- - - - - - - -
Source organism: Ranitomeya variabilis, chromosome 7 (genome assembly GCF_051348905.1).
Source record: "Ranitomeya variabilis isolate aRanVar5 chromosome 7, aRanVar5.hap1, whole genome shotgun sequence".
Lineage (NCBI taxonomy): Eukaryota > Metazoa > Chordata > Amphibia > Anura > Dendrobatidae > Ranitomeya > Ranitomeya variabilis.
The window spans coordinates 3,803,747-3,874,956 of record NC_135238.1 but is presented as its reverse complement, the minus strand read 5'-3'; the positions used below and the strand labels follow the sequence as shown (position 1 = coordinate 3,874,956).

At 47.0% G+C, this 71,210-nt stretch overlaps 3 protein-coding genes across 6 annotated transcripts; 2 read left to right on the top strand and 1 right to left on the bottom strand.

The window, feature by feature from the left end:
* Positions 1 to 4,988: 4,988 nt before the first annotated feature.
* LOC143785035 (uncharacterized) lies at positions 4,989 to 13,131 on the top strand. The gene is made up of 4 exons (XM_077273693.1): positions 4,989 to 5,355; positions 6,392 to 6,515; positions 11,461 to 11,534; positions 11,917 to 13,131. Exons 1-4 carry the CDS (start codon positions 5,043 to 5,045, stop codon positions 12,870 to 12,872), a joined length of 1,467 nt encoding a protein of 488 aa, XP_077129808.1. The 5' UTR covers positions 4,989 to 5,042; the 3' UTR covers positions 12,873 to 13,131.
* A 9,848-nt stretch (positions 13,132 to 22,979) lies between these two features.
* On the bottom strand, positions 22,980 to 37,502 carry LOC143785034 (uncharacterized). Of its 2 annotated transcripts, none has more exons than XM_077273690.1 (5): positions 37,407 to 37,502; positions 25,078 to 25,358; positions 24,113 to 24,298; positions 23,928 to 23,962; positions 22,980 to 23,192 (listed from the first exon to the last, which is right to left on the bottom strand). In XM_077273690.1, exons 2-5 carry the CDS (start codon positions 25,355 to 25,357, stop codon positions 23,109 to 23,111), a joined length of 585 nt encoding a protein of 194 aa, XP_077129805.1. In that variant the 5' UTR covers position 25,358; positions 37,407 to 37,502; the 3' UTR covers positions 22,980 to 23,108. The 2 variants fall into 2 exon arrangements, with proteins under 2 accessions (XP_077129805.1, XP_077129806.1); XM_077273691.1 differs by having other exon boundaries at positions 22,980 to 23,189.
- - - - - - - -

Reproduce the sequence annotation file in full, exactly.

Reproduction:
Source organism: Ranitomeya variabilis, chromosome 7 (genome assembly GCF_051348905.1).
Source record: "Ranitomeya variabilis isolate aRanVar5 chromosome 7, aRanVar5.hap1, whole genome shotgun sequence".
Lineage (NCBI taxonomy): Eukaryota > Metazoa > Chordata > Amphibia > Anura > Dendrobatidae > Ranitomeya > Ranitomeya variabilis.
The window spans coordinates 3,803,747-3,874,956 of record NC_135238.1 but is presented as its reverse complement, the minus strand read 5'-3'; the positions used below and the strand labels follow the sequence as shown (position 1 = coordinate 3,874,956).

At 47.0% G+C, this 71,210-nt stretch overlaps 3 protein-coding genes across 6 annotated transcripts; 2 read left to right on the top strand and 1 right to left on the bottom strand.

The window, feature by feature from the left end:
* Positions 1 to 4,988: 4,988 nt before the first annotated feature.
* LOC143785035 (uncharacterized) lies at positions 4,989 to 13,131 on the top strand. The gene is made up of 4 exons (XM_077273693.1): positions 4,989 to 5,355; positions 6,392 to 6,515; positions 11,461 to 11,534; positions 11,917 to 13,131. Exons 1-4 carry the CDS (start codon positions 5,043 to 5,045, stop codon positions 12,870 to 12,872), a joined length of 1,467 nt encoding a protein of 488 aa, XP_077129808.1. The 5' UTR covers positions 4,989 to 5,042; the 3' UTR covers positions 12,873 to 13,131.
* A 9,848-nt stretch (positions 13,132 to 22,979) lies between these two features.
* On the bottom strand, positions 22,980 to 37,502 carry LOC143785034 (uncharacterized). Of its 2 annotated transcripts, none has more exons than XM_077273690.1 (5): positions 37,407 to 37,502; positions 25,078 to 25,358; positions 24,113 to 24,298; positions 23,928 to 23,962; positions 22,980 to 23,192 (listed from the first exon to the last, which is right to left on the bottom strand). In XM_077273690.1, exons 2-5 carry the CDS (start codon positions 25,355 to 25,357, stop codon positions 23,109 to 23,111), a joined length of 585 nt encoding a protein of 194 aa, XP_077129805.1. In that variant the 5' UTR covers position 25,358; positions 37,407 to 37,502; the 3' UTR covers positions 22,980 to 23,108. The 2 variants fall into 2 exon arrangements, with proteins under 2 accessions (XP_077129805.1, XP_077129806.1); XM_077273691.1 differs by having other exon boundaries at positions 22,980 to 23,189.